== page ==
Air India's contingency plan was disrupted after 30 of its 120 executive pilots, deployed by the national carrier to run its international flying operations in the wake of the pilots' strike, reported sick, reports said Wednesday.
Air India's Airbus A321 and Boeing 777-200 LR aircrafts are on display at the tarmac of Mumbai airport July 30, 2007.
Air India has been running on a contingency plan, scaling down its international operations, ever since 400 pilots, owing allegiance to the now de-recognized Indian Pilots Guild (IPG), went on strike May 8.
The executive pilots, who normally handle the ground and managerial operations, are not allowed to go on strike as they are part of the management.
However, the executive pilots on flying duty have been complaining of exhaustion from excessive work pressure. In a letter to Civil Aviation Minister Ajit Singh last week, they mentioned that operating flights was now taking a toll on them and could compromise flight safety as a result, PTI news agency reported.
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A delegation of executive pilots met Air India chairman-cum-managing director Rohit Nandan Wednesday, urging him to end the impasse over the pilots' strike.
"We have said to the CMD that this problem (strike) should end. He assured he was ready to take back the pilots but the matter is stuck with taking back of the 10 executive committee members of the now de-recognized Indian Pilots Guild," said a pilot, according to PTI.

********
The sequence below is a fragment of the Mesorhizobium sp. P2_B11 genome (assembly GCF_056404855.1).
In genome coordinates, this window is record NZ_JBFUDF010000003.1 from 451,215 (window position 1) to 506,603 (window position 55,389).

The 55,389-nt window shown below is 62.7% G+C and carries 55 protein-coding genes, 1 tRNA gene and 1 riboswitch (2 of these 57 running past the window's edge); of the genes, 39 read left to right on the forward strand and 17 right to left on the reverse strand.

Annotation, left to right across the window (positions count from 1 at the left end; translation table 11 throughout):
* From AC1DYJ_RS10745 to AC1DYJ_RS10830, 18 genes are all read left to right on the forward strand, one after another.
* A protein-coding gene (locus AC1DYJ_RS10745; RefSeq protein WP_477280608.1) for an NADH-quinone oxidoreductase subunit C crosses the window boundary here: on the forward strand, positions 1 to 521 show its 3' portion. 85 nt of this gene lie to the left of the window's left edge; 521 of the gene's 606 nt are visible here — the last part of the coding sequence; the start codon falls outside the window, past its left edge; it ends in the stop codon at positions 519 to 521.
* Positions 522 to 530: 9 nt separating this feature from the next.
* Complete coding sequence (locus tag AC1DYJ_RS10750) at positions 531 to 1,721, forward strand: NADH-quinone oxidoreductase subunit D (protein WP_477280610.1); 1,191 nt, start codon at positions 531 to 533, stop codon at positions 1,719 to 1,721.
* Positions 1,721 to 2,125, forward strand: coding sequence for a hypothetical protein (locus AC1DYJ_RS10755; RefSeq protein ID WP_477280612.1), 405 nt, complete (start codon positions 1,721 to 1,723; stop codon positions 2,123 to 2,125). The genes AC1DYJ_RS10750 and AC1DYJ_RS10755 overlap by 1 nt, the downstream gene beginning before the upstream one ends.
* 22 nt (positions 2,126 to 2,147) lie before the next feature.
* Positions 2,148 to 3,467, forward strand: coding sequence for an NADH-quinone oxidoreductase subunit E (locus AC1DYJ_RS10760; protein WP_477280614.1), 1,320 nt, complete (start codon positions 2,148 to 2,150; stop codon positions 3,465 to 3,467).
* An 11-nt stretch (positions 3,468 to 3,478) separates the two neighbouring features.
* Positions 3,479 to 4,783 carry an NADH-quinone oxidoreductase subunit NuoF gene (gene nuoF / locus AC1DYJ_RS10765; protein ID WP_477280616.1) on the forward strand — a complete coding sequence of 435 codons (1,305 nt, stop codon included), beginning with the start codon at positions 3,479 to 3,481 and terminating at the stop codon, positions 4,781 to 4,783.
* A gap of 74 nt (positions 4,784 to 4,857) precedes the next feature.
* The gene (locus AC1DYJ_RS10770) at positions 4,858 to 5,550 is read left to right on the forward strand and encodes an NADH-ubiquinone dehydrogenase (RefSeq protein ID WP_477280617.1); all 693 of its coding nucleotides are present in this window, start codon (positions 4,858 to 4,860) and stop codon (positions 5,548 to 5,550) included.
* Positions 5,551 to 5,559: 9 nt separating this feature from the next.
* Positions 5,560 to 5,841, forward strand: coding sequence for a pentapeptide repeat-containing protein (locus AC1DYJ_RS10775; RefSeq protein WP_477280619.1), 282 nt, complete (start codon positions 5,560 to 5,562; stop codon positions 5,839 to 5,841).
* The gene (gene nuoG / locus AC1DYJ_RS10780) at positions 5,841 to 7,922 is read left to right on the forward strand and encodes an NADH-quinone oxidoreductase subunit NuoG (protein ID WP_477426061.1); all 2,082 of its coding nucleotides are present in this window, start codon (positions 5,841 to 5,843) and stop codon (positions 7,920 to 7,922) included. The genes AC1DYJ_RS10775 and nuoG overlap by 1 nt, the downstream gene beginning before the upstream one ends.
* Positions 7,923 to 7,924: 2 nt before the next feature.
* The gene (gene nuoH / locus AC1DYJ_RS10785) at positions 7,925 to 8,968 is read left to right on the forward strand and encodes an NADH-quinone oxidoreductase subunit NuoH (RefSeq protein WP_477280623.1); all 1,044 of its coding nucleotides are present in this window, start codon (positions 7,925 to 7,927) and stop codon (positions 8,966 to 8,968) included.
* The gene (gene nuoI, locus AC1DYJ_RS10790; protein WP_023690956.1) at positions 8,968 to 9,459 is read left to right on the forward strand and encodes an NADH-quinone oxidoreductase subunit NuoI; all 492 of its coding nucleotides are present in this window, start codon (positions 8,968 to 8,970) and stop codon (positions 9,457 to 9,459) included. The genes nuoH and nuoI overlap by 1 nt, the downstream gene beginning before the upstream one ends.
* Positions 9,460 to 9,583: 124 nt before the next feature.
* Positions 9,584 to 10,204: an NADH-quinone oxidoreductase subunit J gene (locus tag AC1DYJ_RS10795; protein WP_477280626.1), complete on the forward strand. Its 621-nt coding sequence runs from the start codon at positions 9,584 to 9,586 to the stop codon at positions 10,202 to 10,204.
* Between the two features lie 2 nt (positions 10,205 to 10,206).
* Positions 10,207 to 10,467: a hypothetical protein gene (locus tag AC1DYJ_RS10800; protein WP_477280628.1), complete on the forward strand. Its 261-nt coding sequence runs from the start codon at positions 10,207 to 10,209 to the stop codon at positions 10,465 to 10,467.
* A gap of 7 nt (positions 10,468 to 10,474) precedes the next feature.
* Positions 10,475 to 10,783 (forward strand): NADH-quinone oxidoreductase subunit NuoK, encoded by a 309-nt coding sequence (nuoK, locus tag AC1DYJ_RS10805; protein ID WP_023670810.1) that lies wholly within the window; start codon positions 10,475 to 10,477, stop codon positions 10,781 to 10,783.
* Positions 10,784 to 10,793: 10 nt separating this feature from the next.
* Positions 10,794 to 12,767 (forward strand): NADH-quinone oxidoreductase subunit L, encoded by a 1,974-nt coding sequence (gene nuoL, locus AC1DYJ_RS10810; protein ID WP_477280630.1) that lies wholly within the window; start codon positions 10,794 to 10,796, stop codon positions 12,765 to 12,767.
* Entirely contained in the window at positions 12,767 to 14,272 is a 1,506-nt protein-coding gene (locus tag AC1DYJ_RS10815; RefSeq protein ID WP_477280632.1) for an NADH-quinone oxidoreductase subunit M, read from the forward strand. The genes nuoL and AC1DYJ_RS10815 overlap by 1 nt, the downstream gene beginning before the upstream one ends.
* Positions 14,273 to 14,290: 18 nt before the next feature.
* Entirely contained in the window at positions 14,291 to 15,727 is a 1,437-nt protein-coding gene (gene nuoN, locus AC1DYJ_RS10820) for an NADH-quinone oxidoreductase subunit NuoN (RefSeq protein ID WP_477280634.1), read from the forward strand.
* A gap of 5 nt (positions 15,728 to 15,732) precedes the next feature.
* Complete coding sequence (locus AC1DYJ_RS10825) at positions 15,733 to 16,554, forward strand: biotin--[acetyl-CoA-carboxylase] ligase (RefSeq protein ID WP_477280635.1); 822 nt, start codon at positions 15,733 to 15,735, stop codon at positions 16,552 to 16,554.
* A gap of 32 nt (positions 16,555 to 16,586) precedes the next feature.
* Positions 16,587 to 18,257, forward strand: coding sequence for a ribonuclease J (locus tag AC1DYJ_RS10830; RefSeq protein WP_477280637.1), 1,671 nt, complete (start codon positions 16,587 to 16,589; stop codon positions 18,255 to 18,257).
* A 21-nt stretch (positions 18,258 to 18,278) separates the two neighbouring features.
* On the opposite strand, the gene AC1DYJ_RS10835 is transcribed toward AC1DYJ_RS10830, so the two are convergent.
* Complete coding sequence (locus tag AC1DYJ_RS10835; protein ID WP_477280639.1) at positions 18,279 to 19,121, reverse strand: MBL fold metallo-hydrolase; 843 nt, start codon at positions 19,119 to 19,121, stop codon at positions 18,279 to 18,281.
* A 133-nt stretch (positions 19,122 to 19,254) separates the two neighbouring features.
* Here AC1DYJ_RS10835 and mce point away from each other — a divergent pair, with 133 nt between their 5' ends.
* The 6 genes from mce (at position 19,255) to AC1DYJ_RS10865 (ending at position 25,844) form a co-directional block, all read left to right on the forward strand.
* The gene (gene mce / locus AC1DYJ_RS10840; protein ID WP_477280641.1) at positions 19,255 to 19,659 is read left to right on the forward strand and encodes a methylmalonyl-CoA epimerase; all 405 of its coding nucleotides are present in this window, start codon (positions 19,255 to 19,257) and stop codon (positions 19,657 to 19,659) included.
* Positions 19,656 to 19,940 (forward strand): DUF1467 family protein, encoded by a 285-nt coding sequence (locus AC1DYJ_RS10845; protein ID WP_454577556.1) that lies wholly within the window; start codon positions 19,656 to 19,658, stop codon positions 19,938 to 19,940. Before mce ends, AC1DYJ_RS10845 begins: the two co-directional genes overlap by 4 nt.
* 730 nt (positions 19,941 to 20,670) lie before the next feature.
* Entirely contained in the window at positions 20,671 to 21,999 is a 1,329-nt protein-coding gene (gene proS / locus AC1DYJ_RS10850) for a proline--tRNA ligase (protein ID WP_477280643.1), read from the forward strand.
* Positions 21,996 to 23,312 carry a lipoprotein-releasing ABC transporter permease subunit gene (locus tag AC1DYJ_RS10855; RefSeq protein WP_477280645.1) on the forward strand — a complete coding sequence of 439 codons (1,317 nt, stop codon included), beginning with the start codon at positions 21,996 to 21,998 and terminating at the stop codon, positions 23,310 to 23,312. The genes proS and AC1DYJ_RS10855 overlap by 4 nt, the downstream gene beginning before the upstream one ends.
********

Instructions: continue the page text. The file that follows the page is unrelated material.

However, Nandan said that the airline was following the flight duty time limitation guidelines. He said that prior to the strike, an executive pilot was doing 72 hours a month while now it is only 64 hours.
Another AI official, quoted by the Business Line, chose to downplay the reports of the executive pilots calling in sick.
"Even when there was no pilot agitation, it was normal for about 11 executive pilots to report sick. Right now we have a situation where some of the executive pilots do not have passports and hence cannot be put on international flights. In addition, at least two executive pilots have cancer patients in their houses to look after," a senior airline official said, according to the report.
Meanwhile, trouble continues to plague passengers flying Air India, as private operators are exploiting the situation by hiking their fares and Air India struggles to maintain the schedules. The government of the South Indian state of Kerala said that it would consider availing chartered flights to clear the rush created by the Air India cancelations. Millions of people from Kerala are employed in the Middle East. July and August, which are holiday months for schools in the Middle East, see maximum traffic to Kerala.
"We are going to Delhi and will meet the civil aviation minister to (tell him about) the inconvenience caused to Keralites in the Middle East who are waiting to come to the state. We have asked the (central government) to see if chartered flights can be operated to and from the Middle East on normal rates," Kerala Chief Minister Oommen Chandy was quoted as saying by IANS news agency.